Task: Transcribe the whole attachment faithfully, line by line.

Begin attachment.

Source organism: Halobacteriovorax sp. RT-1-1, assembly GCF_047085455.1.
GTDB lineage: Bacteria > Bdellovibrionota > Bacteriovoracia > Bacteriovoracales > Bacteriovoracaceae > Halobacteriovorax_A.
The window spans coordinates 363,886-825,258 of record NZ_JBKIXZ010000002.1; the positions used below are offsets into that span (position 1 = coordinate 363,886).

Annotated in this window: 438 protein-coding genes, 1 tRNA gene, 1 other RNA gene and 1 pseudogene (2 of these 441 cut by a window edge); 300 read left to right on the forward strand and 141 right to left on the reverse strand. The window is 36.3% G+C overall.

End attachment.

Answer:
Source organism: Halobacteriovorax sp. RT-1-1, assembly GCF_047085455.1.
GTDB lineage: Bacteria > Bdellovibrionota > Bacteriovoracia > Bacteriovoracales > Bacteriovoracaceae > Halobacteriovorax_A.
The window spans coordinates 363,886-825,258 of record NZ_JBKIXZ010000002.1; the positions used below are offsets into that span (position 1 = coordinate 363,886).

Annotated in this window: 438 protein-coding genes, 1 tRNA gene, 1 other RNA gene and 1 pseudogene (2 of these 441 cut by a window edge); 300 read left to right on the forward strand and 141 right to left on the reverse strand. The window is 36.3% G+C overall.